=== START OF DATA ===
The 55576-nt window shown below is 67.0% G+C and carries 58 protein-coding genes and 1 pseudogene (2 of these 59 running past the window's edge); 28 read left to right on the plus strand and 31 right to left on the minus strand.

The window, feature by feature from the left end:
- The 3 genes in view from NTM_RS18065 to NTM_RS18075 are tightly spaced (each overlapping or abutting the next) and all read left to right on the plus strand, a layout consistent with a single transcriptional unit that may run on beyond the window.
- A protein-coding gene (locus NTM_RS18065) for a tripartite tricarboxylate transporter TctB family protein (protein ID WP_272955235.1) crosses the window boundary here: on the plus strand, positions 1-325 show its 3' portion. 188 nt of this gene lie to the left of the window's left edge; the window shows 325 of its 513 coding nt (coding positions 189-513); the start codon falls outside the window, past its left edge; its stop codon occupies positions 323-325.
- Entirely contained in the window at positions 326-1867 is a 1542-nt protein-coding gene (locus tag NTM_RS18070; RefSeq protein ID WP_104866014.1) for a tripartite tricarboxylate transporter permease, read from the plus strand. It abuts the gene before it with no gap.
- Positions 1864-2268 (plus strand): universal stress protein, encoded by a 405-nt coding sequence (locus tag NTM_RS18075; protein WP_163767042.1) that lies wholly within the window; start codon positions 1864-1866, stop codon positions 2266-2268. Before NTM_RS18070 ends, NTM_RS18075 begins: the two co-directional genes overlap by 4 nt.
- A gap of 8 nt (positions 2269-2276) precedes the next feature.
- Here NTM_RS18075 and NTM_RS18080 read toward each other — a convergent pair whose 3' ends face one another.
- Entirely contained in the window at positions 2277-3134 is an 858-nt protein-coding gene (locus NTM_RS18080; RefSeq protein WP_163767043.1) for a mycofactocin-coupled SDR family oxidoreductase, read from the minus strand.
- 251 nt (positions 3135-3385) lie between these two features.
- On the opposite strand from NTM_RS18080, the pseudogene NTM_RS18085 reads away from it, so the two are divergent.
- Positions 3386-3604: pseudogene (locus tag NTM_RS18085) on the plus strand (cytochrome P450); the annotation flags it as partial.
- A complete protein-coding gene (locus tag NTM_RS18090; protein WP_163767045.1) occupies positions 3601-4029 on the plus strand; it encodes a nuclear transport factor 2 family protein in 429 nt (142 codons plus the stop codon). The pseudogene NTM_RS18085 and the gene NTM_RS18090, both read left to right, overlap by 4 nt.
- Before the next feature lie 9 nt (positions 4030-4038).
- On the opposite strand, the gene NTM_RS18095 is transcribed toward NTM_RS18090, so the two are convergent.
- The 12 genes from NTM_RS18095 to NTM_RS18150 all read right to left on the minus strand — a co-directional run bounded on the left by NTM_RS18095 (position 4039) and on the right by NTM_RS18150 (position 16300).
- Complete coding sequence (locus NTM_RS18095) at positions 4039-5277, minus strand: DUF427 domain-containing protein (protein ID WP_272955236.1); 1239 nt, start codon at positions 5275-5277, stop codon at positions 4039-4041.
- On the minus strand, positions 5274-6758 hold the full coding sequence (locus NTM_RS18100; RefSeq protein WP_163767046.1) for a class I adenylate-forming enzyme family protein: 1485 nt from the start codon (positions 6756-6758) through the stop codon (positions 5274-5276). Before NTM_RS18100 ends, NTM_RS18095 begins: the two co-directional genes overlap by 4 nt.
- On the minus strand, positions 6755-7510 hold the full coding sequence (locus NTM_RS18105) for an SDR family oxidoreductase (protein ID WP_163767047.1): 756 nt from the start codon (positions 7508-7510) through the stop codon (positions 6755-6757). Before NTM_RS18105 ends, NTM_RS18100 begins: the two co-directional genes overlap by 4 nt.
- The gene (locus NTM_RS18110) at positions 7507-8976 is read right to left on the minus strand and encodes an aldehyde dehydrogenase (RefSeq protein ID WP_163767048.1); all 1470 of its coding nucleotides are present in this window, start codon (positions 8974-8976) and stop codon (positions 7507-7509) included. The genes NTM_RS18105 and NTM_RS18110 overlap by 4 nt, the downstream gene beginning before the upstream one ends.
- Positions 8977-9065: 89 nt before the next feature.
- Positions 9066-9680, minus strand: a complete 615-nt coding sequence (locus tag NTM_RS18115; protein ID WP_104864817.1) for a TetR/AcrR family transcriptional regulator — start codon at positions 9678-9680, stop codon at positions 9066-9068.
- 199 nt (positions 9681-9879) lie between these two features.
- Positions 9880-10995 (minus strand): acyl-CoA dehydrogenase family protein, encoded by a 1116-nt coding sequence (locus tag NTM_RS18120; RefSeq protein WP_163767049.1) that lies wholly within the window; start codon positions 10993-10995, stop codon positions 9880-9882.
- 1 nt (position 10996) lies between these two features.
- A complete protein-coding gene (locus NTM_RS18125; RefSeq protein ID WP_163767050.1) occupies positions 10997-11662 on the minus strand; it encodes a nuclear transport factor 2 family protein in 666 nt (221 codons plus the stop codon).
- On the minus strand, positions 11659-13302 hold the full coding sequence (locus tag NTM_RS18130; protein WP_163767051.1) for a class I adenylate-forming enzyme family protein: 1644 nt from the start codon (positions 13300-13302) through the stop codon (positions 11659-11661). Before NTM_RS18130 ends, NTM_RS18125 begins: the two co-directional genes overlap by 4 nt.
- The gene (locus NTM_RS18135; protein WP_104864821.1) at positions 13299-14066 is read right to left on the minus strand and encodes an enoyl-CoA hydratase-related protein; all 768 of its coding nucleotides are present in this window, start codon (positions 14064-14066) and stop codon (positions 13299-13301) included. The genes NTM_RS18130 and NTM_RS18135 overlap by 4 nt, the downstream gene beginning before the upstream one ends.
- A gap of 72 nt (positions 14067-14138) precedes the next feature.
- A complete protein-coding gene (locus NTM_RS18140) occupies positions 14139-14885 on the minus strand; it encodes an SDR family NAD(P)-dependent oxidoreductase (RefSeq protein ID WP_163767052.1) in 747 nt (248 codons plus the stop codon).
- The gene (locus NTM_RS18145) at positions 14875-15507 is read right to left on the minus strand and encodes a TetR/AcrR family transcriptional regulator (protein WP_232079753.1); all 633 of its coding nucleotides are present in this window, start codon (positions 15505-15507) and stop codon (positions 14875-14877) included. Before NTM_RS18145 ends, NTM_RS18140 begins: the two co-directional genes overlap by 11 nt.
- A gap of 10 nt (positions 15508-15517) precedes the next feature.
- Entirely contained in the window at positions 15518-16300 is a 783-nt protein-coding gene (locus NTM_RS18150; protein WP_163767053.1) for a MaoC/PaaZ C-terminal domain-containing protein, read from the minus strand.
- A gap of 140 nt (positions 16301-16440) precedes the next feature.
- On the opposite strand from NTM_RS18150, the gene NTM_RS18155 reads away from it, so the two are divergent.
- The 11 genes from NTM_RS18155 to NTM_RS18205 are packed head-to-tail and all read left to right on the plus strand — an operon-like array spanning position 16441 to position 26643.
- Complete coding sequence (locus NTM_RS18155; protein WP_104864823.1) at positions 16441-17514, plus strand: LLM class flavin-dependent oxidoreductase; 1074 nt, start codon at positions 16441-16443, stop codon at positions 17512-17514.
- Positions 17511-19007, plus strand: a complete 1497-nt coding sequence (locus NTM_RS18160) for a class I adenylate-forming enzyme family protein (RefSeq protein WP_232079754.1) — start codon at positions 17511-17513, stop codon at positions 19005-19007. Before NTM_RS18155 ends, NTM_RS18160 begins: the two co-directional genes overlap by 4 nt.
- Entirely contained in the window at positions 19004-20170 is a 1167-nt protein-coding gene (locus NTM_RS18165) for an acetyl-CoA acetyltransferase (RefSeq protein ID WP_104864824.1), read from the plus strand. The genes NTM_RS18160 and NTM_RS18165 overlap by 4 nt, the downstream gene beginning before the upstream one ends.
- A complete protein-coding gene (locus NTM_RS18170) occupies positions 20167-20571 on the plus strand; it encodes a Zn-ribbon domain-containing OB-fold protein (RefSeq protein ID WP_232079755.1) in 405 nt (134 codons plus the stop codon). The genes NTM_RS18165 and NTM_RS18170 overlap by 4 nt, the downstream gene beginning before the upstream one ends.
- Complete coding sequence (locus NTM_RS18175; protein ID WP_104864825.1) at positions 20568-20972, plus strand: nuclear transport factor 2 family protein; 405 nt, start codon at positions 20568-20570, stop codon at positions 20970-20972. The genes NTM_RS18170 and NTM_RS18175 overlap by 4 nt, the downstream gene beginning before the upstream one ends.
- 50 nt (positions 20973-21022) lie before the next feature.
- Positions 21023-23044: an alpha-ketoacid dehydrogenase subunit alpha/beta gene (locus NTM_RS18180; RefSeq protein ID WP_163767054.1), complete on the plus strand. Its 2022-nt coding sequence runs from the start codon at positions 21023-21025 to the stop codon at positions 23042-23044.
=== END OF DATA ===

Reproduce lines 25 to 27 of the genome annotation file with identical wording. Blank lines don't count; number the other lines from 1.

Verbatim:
- 1 nt (position 10996) lies between these two features.
- A complete protein-coding gene (locus NTM_RS18125; RefSeq protein ID WP_163767050.1) occupies positions 10997-11662 on the minus strand; it encodes a nuclear transport factor 2 family protein in 666 nt (221 codons plus the stop codon).
- On the minus strand, positions 11659-13302 hold the full coding sequence (locus tag NTM_RS18130; protein WP_163767051.1) for a class I adenylate-forming enzyme family protein: 1644 nt from the start codon (positions 13300-13302) through the stop codon (positions 11659-11661). Before NTM_RS18130 ends, NTM_RS18125 begins: the two co-directional genes overlap by 4 nt.